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Figure 7. DOA estimation RMSE of iterative-MUSIC and CRB in different scenarios. (a) Varying sensor gain standard deviation; (b) varying sensor phase standard deviation.
Figure 7. DOA estimation RMSE of iterative-MUSIC and CRB in different scenarios. (a) Varying sensor gain standard deviation; (b) varying sensor phase standard deviation.
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Figure 8. Test diagram. (a) Schematic diagram; (b) practical test diagram.
Figure 8. Test diagram. (a) Schematic diagram; (b) practical test diagram.
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Figure 9. Measured MUSIC spectrum with iteration i = 1, K = 1, N d = 16, an incident signal of azimuth 356.3° and elevation 18°. (a) 2D MUSIC spectrum; (b) 3D MUSIC spectrum.
Figure 9. Measured MUSIC spectrum with iteration i = 1, K = 1, N d = 16, an incident signal of azimuth 356.3° and elevation 18°. (a) 2D MUSIC spectrum; (b) 3D MUSIC spectrum.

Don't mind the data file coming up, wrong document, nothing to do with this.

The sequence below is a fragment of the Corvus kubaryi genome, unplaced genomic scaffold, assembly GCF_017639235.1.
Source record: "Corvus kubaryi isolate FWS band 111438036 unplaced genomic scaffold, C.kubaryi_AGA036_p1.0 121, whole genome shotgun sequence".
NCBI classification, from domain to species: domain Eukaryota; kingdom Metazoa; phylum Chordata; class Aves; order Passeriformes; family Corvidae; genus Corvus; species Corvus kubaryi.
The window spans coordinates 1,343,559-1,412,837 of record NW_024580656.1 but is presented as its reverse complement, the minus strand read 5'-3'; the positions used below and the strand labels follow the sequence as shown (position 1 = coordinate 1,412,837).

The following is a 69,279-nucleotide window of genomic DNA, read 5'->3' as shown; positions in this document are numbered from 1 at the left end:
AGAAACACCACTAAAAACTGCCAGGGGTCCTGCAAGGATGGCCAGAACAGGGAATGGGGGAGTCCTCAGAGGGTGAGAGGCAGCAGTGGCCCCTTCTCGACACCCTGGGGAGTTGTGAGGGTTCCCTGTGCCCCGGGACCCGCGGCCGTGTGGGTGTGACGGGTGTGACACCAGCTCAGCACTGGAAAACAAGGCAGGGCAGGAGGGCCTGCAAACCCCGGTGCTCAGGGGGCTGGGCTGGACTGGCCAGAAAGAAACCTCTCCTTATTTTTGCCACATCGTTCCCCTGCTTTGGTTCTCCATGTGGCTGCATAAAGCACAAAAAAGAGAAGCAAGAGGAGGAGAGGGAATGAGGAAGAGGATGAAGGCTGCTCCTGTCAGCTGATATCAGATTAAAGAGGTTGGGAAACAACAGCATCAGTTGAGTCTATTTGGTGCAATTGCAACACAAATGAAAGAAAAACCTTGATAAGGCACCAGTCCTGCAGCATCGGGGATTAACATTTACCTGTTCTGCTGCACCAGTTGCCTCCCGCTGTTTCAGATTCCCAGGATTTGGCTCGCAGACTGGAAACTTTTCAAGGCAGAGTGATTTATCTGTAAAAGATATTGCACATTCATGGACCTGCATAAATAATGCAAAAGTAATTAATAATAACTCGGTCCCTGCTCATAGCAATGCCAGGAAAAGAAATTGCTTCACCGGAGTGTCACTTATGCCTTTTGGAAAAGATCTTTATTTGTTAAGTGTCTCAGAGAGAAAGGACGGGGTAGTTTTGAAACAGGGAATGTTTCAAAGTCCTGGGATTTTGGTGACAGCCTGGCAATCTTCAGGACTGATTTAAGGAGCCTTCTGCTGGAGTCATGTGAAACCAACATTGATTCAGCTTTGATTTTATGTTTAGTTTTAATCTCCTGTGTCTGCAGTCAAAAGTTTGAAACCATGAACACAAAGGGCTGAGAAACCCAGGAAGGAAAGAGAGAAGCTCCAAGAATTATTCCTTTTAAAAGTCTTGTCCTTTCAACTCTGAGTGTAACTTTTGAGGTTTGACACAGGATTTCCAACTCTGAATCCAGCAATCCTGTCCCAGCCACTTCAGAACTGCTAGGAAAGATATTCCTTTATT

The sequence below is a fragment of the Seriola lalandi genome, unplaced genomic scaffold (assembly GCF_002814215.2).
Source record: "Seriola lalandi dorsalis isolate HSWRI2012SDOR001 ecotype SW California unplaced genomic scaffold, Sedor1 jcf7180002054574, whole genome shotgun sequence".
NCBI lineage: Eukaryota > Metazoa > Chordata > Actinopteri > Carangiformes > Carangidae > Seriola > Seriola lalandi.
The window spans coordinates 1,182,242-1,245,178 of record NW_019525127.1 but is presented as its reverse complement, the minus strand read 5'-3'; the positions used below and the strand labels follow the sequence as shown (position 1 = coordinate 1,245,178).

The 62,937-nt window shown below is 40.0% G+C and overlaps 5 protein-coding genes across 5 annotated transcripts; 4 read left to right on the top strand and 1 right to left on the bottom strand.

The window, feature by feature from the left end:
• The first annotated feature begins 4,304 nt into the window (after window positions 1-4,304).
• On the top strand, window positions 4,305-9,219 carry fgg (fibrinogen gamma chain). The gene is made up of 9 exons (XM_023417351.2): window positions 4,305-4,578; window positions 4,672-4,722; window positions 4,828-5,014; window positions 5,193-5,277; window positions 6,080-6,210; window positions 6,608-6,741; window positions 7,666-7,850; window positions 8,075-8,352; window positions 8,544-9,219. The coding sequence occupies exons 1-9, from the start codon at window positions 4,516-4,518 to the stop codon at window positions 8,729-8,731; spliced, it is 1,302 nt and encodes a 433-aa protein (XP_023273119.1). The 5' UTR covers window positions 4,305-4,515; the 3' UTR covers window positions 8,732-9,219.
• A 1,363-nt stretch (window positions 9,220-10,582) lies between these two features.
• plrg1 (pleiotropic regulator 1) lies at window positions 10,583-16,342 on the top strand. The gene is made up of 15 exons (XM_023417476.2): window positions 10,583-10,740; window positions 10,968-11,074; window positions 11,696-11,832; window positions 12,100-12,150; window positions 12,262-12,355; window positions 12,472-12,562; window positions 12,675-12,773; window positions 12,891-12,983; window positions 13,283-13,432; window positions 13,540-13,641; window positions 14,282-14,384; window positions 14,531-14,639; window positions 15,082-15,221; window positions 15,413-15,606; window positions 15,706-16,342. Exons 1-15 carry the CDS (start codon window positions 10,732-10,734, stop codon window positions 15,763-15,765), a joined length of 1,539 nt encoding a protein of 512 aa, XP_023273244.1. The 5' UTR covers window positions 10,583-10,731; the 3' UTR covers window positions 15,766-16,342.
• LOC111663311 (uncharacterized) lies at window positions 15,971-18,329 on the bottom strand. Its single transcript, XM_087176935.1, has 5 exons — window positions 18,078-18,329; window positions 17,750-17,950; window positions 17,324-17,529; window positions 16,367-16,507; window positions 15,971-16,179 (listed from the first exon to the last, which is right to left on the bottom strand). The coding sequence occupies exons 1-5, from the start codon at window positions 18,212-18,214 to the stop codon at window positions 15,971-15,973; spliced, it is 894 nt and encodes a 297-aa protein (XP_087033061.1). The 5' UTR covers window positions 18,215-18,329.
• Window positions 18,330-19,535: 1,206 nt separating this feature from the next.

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Figure 10. Measured errors compared to iterations with N d = 3, K = 1. (a) Element without rotation; (b) element with rotation (element rotates 0–45 degrees around x, y, z axis randomly to simulate UAV flying).
Figure 10. Measured errors compared to iterations with N d = 3, K = 1. (a) Element without rotation; (b) element with rotation (element rotates 0–45 degrees around x, y, z axis randomly to simulate UAV flying).
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Table 1. The orders of computational complexities of real-valued operations.
Table 1. The orders of computational complexities of real-valued operations.
AlgorithmPrimary Computations
Spectral MUSIC O N d 2 N + J θ J ϕ N d + 1 N d N
Iterative-MUSIC O N d 2 N + J θ J ϕ N d + 1 N d N for each iteration
Array Interpolation O I θ I ϕ N d 2 N + J ˜ θ J ˜ ϕ N d + 1 N d N